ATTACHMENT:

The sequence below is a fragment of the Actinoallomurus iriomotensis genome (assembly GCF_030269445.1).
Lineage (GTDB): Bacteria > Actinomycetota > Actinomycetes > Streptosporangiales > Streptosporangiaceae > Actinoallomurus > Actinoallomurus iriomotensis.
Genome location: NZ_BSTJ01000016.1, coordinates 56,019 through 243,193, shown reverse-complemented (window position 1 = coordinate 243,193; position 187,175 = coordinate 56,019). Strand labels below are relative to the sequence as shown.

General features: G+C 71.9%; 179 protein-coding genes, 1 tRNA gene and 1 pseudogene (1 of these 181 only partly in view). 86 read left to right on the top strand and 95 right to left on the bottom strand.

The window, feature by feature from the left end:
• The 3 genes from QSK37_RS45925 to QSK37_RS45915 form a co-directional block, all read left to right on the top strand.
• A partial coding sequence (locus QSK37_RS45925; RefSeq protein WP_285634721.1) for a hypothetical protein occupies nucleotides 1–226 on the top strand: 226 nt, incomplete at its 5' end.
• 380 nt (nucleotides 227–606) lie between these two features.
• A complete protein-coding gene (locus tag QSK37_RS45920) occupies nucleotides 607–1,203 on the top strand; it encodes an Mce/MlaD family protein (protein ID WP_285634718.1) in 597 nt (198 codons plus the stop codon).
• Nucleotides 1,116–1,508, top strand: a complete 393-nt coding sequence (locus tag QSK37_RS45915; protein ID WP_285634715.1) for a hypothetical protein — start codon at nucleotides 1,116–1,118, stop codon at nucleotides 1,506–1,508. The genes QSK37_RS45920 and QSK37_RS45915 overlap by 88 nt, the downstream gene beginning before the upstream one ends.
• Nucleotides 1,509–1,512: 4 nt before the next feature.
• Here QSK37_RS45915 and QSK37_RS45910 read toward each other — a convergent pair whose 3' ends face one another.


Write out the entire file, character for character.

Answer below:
The sequence below is a fragment of the Actinoallomurus iriomotensis genome (assembly GCF_030269445.1).
Lineage (GTDB): Bacteria > Actinomycetota > Actinomycetes > Streptosporangiales > Streptosporangiaceae > Actinoallomurus > Actinoallomurus iriomotensis.
Genome location: NZ_BSTJ01000016.1, coordinates 56,019 through 243,193, shown reverse-complemented (window position 1 = coordinate 243,193; position 187,175 = coordinate 56,019). Strand labels below are relative to the sequence as shown.

General features: G+C 71.9%; 179 protein-coding genes, 1 tRNA gene and 1 pseudogene (1 of these 181 only partly in view). 86 read left to right on the top strand and 95 right to left on the bottom strand.

The window, feature by feature from the left end:
• The 3 genes from QSK37_RS45925 to QSK37_RS45915 form a co-directional block, all read left to right on the top strand.
• A partial coding sequence (locus QSK37_RS45925; RefSeq protein WP_285634721.1) for a hypothetical protein occupies nucleotides 1–226 on the top strand: 226 nt, incomplete at its 5' end.
• 380 nt (nucleotides 227–606) lie between these two features.
• A complete protein-coding gene (locus tag QSK37_RS45920) occupies nucleotides 607–1,203 on the top strand; it encodes an Mce/MlaD family protein (protein ID WP_285634718.1) in 597 nt (198 codons plus the stop codon).
• Nucleotides 1,116–1,508, top strand: a complete 393-nt coding sequence (locus tag QSK37_RS45915; protein ID WP_285634715.1) for a hypothetical protein — start codon at nucleotides 1,116–1,118, stop codon at nucleotides 1,506–1,508. The genes QSK37_RS45920 and QSK37_RS45915 overlap by 88 nt, the downstream gene beginning before the upstream one ends.
• Nucleotides 1,509–1,512: 4 nt before the next feature.
• Here QSK37_RS45915 and QSK37_RS45910 read toward each other — a convergent pair whose 3' ends face one another.